The family reunited with Eva’s older siblings. Eva and Gerda moved with their parents to San Francisco and then to Berkeley, where Eva attended Berkeley High School. She later earned her nursing degree at the University of Seattle, as well as a certificate in public health nursing.
Eva met Henry Linker at the University of California, Berkeley, and they married on Aug. 16, 1948. They lived in Santa Maria, Calif., for a few years, where their two eldest children were born; then moved back to the Bay Area, where the four younger children were born, and where Henry started his optometry practice. Henry and Eva were members of Temple Beth Hillel in Richmond since 1953. Eva served as president of the temple sisterhood.
Eva continued to work as a public health nurse during her marriage. She was active in the Richmond Red Cross for many years; teaching baby care classes and doing blood pressure screening for senior citizens. She managed the nurse’s station during public events and worked in a shelter for homeless people following the 1989 earthquake. She was awarded the Clara Barton Award for her dedication.
Eva was also active in the League of Women Voters and in the California Autism Foundation. Having loved rowing since childhood, she was an active member of the Oakland Women’s Rowing Association for seven years.
Eva loved the opera and frequently worked as an usher at the San Francisco Opera. She used her artistic abilities in stitchery, flower arranging, and calligraphy. She wrote poetry and many short stories. Her family’s experiences in Nazi Germany influenced her writing and compelled her to tell her stories of what happened to the German Jews. She knew about the harm caused by hatred and bigotry first-hand, and participated in organizations concerned with social action.
In lieu of flowers, donations may be sent in Eva’s memory to the West County Adult Day Care/Alzheimer’s Respite Center, or to Temple Beth Hillel of Richmond, CA.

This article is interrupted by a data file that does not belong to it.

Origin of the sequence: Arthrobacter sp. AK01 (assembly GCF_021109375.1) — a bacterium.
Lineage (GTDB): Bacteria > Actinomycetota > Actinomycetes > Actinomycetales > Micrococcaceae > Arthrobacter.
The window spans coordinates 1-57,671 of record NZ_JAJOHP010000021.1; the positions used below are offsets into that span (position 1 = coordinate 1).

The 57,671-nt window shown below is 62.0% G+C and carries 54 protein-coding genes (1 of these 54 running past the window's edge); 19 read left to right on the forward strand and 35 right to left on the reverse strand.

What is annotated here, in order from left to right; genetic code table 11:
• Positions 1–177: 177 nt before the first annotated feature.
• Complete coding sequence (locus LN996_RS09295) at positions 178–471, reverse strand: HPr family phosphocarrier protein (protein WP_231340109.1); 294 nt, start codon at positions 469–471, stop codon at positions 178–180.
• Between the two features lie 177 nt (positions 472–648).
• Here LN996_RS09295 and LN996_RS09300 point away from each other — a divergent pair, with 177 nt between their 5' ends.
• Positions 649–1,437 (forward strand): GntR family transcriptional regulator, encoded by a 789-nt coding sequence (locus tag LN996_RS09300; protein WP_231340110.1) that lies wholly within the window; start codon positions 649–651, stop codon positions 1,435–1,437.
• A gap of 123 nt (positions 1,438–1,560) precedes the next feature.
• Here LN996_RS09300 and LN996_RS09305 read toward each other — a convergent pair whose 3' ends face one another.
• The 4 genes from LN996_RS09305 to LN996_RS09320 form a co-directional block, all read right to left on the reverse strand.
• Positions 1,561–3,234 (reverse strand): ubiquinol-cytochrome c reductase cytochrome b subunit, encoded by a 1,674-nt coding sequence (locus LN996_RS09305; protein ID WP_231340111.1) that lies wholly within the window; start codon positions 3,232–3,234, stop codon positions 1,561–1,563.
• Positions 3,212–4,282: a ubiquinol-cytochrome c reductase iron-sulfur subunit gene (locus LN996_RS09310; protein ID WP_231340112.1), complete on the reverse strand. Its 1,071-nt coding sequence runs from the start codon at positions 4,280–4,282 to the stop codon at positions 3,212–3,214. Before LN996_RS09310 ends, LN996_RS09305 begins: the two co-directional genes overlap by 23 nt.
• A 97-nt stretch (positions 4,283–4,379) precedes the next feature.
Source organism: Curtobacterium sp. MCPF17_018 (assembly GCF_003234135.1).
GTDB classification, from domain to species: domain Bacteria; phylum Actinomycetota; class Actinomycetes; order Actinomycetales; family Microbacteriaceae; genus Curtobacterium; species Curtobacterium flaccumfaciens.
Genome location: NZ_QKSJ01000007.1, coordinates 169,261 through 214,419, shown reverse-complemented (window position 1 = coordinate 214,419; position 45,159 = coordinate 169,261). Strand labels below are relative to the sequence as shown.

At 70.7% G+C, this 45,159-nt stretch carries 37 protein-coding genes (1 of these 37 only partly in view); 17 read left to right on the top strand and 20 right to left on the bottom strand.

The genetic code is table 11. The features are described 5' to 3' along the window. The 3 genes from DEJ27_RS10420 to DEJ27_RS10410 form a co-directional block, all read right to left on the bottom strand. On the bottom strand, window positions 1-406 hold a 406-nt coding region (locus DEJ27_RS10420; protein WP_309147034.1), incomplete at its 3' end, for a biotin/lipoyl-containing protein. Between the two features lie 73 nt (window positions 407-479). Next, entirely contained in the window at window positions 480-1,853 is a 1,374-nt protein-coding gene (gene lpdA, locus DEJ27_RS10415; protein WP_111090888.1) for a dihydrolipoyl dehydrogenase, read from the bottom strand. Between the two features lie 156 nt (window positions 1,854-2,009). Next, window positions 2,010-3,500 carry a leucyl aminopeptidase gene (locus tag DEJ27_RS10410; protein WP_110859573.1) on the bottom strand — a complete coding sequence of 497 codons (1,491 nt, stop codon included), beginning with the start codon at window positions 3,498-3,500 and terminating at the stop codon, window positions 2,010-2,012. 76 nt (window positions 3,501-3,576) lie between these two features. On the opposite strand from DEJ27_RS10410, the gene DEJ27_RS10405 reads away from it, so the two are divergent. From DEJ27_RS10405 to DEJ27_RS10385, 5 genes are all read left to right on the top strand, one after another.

Greta Livingston died peacefully in her home on July 9, 2011, 13 days shy of her 106th birthday. Gracious, warm and memorable to all who knew her over the course of her remarkable life, Greta possessed a unique combination of compassion, quiet determination, elegance and wit that won her admirers at every stage of her journey.
Born July 22, 1905 in Wuppertal-Elberfeld, Germany, to Emma and Hermann Stern, Greta grew up in an assimilated Jewish community and trained to be a kindergarten teacher; she married Eric Livingston (then Erich Loewenstein), also from Elberfeld, in 1925, with daughters Doris and Vera soon to follow.
On Kristallnacht, the family home was ransacked and Eric was sent to Dachau concentration camp; in part due to Greta’s persistent appeals to authorities, and the fact that the family already had secured American visas, Eric was released and the family quickly immigrated to the United States in January 1939.
Settling in San Francisco, Greta at first helped support her family as a babysitter, and improved her English by going to the movies. After becoming an American citizen, she dedicated her time to raising her family, assisting in Eric’s business (Crane Pest Control), keeping an impeccable and welcoming home, and to charitable efforts including Jewish National Fund, HIAS and Shaare Zedek. A love of travel brought the couple frequently to Lake Tahoe, Carmel, Palm Springs, and Greta’s beloved Swiss Alps, often with several younger generations in tow; they returned on occasion to Elberfeld to visit the family graves for which Greta kept responsibility for much of her life. An avid bridge player, anagram solver and reader, she claimed to detest public speaking (deferring to her voluble husband), but her pithy and well-timed ripostes frequently brought down the house. For her remarkable longevity Greta was known to credit good genes, and the occasional caviar and cognac.